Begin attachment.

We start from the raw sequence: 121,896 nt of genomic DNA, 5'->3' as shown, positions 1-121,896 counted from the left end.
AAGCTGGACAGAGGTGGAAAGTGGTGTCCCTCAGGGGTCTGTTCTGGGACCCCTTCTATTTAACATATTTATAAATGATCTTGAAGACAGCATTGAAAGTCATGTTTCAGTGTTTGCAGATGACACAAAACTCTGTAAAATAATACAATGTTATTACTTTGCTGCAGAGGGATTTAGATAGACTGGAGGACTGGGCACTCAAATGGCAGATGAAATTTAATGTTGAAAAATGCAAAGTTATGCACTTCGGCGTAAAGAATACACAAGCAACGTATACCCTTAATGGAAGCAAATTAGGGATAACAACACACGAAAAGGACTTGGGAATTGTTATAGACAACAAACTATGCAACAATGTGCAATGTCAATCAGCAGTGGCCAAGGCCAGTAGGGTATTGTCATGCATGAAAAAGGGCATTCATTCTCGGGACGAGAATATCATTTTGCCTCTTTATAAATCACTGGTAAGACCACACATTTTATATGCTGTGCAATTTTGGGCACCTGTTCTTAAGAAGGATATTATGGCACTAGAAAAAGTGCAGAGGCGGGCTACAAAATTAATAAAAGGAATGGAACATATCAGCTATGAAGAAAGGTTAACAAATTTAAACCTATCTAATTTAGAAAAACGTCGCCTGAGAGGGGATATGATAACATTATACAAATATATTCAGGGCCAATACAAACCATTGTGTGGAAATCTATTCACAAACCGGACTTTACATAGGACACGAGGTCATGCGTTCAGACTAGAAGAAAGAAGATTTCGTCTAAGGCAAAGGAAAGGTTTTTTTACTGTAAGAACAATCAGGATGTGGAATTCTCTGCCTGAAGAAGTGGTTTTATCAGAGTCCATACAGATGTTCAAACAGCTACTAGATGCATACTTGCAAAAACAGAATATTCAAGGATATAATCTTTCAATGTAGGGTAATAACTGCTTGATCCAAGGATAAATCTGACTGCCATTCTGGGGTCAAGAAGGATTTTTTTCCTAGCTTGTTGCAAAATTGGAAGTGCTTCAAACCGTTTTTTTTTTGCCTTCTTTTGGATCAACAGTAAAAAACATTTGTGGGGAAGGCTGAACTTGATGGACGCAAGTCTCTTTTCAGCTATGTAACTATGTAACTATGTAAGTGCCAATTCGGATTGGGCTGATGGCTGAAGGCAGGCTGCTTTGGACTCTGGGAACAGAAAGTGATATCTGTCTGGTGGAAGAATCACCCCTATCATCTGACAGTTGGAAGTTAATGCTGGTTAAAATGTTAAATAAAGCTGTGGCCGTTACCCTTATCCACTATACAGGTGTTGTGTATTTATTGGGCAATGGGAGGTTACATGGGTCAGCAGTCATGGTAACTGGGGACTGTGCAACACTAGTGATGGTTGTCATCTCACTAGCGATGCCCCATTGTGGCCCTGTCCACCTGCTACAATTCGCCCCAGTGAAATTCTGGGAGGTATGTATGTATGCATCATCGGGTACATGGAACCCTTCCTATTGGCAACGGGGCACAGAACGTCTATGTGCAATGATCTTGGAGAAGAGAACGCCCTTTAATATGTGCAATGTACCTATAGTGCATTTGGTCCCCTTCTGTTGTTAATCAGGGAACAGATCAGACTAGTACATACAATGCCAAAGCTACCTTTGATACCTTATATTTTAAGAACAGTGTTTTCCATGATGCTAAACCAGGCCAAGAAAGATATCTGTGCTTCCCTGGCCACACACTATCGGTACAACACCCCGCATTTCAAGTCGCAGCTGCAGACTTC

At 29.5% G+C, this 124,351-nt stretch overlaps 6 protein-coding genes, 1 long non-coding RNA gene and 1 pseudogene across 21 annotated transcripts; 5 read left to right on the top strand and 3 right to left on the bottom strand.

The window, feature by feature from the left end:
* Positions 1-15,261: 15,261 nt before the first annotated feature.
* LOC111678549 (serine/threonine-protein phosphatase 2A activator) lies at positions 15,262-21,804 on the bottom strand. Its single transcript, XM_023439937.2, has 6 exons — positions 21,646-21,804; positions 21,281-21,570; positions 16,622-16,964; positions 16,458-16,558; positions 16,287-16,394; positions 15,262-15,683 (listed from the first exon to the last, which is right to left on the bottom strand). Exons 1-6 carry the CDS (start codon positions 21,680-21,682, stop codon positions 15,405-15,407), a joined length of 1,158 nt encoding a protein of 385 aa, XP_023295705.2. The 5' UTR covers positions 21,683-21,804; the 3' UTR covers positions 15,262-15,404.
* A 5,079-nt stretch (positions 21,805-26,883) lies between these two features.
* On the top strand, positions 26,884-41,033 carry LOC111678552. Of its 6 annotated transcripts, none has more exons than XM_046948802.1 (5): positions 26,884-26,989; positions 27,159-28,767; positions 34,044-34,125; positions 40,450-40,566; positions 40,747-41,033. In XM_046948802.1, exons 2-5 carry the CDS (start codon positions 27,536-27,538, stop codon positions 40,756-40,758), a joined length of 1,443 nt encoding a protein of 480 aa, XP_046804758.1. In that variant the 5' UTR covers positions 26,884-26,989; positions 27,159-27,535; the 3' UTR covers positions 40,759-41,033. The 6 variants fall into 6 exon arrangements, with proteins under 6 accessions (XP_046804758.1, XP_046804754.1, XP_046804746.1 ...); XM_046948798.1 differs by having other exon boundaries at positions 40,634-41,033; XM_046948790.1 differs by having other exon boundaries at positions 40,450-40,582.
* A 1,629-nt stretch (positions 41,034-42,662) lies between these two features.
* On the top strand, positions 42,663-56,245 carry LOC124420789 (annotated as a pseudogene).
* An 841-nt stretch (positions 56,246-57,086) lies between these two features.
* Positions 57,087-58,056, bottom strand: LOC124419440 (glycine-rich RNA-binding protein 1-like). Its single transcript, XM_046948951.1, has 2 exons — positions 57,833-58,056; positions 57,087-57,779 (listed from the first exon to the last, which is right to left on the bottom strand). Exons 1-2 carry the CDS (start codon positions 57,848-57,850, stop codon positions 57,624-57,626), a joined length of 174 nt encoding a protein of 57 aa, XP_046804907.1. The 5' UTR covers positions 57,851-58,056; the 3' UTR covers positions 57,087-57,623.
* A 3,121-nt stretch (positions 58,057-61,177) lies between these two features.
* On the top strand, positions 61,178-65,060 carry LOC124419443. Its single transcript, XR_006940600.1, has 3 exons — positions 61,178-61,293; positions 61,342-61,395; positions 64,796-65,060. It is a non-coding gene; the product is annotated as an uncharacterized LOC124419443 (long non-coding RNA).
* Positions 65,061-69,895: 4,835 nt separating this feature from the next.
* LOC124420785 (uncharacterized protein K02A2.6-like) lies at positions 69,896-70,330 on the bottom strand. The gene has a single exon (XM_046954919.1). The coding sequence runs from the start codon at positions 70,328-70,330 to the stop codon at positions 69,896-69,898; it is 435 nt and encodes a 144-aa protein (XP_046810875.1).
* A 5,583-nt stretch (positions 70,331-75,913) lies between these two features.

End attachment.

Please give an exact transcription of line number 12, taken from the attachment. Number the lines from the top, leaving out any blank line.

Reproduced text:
* Positions 57,087-58,056, bottom strand: LOC124419440 (glycine-rich RNA-binding protein 1-like). Its single transcript, XM_046948951.1, has 2 exons — positions 57,833-58,056; positions 57,087-57,779 (listed from the first exon to the last, which is right to left on the bottom strand). Exons 1-2 carry the CDS (start codon positions 57,848-57,850, stop codon positions 57,624-57,626), a joined length of 174 nt encoding a protein of 57 aa, XP_046804907.1. The 5' UTR covers positions 57,851-58,056; the 3' UTR covers positions 57,087-57,623.